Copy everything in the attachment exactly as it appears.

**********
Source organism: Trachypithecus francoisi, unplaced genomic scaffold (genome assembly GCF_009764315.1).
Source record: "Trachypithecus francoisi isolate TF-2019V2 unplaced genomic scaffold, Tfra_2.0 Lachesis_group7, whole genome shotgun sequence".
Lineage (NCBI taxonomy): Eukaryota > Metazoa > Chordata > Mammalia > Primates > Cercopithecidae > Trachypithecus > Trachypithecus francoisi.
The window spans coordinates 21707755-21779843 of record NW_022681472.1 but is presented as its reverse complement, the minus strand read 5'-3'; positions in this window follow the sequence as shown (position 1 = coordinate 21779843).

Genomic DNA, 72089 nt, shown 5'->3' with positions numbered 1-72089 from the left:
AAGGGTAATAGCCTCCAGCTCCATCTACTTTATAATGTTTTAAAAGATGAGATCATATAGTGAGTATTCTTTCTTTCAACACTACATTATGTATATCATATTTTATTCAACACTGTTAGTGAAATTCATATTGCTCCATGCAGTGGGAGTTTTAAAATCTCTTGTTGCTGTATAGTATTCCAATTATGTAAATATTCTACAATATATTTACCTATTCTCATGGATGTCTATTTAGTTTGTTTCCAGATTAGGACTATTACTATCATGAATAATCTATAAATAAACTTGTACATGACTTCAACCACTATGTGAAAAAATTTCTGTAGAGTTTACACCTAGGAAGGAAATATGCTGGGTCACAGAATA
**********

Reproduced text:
Source organism: Trachypithecus francoisi, unplaced genomic scaffold (genome assembly GCF_009764315.1).
Source record: "Trachypithecus francoisi isolate TF-2019V2 unplaced genomic scaffold, Tfra_2.0 Lachesis_group7, whole genome shotgun sequence".
Lineage (NCBI taxonomy): Eukaryota > Metazoa > Chordata > Mammalia > Primates > Cercopithecidae > Trachypithecus > Trachypithecus francoisi.
The window spans coordinates 21707755-21779843 of record NW_022681472.1 but is presented as its reverse complement, the minus strand read 5'-3'; positions in this window follow the sequence as shown (position 1 = coordinate 21779843).

Genomic DNA, 72089 nt, shown 5'->3' with positions numbered 1-72089 from the left:
AAGGGTAATAGCCTCCAGCTCCATCTACTTTATAATGTTTTAAAAGATGAGATCATATAGTGAGTATTCTTTCTTTCAACACTACATTATGTATATCATATTTTATTCAACACTGTTAGTGAAATTCATATTGCTCCATGCAGTGGGAGTTTTAAAATCTCTTGTTGCTGTATAGTATTCCAATTATGTAAATATTCTACAATATATTTACCTATTCTCATGGATGTCTATTTAGTTTGTTTCCAGATTAGGACTATTACTATCATGAATAATCTATAAATAAACTTGTACATGACTTCAACCACTATGTGAAAAAATTTCTGTAGAGTTTACACCTAGGAAGGAAATATGCTGGGTCACAGAATA